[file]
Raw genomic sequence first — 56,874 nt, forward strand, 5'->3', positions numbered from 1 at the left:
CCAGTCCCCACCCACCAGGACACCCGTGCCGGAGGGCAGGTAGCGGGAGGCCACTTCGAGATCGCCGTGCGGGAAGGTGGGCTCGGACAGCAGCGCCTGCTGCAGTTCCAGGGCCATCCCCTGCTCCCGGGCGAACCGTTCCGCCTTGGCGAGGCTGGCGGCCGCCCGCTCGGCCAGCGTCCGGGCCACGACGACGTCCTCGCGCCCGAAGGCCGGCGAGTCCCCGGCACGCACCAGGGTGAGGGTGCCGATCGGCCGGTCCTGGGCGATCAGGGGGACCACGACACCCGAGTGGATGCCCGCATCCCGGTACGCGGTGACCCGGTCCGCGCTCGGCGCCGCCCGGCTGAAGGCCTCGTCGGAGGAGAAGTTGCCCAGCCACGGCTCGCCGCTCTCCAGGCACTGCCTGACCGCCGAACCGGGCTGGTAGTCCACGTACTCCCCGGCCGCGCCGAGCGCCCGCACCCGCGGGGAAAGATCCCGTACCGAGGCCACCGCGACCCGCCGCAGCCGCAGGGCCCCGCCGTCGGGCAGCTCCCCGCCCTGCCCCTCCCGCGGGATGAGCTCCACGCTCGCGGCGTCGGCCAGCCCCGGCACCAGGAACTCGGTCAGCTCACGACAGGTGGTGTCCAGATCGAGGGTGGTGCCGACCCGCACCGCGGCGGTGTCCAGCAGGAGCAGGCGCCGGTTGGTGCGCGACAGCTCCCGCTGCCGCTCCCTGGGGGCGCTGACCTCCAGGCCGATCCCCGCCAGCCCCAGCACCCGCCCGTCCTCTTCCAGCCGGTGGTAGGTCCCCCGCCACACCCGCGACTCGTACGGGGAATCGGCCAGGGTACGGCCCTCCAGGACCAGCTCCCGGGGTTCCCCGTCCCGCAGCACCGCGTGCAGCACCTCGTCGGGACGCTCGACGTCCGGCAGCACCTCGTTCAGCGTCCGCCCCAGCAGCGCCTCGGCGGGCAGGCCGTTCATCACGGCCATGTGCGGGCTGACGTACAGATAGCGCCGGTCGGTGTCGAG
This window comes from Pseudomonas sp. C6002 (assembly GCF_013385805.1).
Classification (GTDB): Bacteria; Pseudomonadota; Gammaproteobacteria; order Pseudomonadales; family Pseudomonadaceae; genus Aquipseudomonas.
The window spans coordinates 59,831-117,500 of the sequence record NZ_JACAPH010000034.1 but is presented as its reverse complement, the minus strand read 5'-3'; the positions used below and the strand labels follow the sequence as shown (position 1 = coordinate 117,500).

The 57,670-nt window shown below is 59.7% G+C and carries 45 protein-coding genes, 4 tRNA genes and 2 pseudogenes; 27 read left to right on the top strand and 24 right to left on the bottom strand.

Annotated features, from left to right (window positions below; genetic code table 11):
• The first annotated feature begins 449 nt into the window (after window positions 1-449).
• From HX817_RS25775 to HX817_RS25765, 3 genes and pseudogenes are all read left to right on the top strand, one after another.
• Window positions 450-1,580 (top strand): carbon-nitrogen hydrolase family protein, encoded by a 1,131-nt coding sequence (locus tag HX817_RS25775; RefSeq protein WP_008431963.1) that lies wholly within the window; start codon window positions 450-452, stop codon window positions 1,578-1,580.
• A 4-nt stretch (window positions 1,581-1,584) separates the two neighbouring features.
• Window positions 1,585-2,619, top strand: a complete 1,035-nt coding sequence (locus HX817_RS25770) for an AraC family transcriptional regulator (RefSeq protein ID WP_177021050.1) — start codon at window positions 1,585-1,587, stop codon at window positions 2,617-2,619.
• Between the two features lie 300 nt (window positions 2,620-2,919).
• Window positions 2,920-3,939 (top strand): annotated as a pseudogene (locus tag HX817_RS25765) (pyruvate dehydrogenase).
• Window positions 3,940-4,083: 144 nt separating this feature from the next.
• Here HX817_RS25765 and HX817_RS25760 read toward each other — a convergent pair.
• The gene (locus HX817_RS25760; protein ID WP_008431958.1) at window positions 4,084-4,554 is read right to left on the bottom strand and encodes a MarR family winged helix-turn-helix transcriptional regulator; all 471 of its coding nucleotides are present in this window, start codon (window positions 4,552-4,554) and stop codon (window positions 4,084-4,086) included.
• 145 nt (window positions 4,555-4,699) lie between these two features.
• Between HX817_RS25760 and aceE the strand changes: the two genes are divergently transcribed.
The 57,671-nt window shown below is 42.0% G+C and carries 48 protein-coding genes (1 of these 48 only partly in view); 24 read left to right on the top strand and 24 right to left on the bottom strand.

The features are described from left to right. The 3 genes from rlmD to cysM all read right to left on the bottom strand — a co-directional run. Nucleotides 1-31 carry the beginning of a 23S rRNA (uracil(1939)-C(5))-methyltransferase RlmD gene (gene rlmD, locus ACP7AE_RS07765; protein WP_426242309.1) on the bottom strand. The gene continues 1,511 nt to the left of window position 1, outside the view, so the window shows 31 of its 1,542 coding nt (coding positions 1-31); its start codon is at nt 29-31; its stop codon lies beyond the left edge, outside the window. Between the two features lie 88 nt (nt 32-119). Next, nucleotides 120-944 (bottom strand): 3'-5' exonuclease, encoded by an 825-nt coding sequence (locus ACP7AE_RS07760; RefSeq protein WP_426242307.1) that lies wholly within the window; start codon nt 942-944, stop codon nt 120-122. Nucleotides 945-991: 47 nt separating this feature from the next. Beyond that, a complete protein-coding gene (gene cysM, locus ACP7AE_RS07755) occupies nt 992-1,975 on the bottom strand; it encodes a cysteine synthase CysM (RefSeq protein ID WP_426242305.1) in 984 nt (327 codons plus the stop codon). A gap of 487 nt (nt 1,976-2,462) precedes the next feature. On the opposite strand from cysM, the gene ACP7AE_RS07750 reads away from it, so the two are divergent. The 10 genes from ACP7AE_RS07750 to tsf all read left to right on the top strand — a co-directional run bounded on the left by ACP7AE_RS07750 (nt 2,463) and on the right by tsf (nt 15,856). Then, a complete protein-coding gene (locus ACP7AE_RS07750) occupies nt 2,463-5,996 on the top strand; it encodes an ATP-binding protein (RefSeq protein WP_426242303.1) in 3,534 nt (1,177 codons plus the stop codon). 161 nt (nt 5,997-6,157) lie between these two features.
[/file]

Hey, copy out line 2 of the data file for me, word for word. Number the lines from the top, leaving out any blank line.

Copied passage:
CCAGTCCCCACCCACCAGGACACCCGTGCCGGAGGGCAGGTAGCGGGAGGCCACTTCGAGATCGCCGTGCGGGAAGGTGGGCTCGGACAGCAGCGCCTGCTGCAGTTCCAGGGCCATCCCCTGCTCCCGGGCGAACCGTTCCGCCTTGGCGAGGCTGGCGGCCGCCCGCTCGGCCAGCGTCCGGGCCACGACGACGTCCTCGCGCCCGAAGGCCGGCGAGTCCCCGGCACGCACCAGGGTGAGGGTGCCGATCGGCCGGTCCTGGGCGATCAGGGGGACCACGACACCCGAGTGGATGCCCGCATCCCGGTACGCGGTGACCCGGTCCGCGCTCGGCGCCGCCCGGCTGAAGGCCTCGTCGGAGGAGAAGTTGCCCAGCCACGGCTCGCCGCTCTCCAGGCACTGCCTGACCGCCGAACCGGGCTGGTAGTCCACGTACTCCCCGGCCGCGCCGAGCGCCCGCACCCGCGGGGAAAGATCCCGTACCGAGGCCACCGCGACCCGCCGCAGCCGCAGGGCCCCGCCGTCGGGCAGCTCCCCGCCCTGCCCCTCCCGCGGGATGAGCTCCACGCTCGCGGCGTCGGCCAGCCCCGGCACCAGGAACTCGGTCAGCTCACGACAGGTGGTGTCCAGATCGAGGGTGGTGCCGACCCGCACCGCGGCGGTGTCCAGCAGGAGCAGGCGCCGGTTGGTGCGCGACAGCTCCCGCTGCCGCTCCCTGGGGGCGCTGACCTCCAGGCCGATCCCCGCCAGCCCCAGCACCCGCCCGTCCTCTTCCAGCCGGTGGTAGGTCCCCCGCCACACCCGCGACTCGTACGGGGAATCGGCCAGGGTACGGCCCTCCAGGACCAGCTCCCGGGGTTCCCCGTCCCGCAGCACCGCGTGCAGCACCTCGTCGGGACGCTCGACGTCCGGCAGCACCTCGTTCAGCGTCCGCCCCAGCAGCGCCTCGGCGGGCAGGCCGTTCATCACGGCCATGTGCGGGCTGACGTACAGATAGCGCCGGTCGGTGTCGAG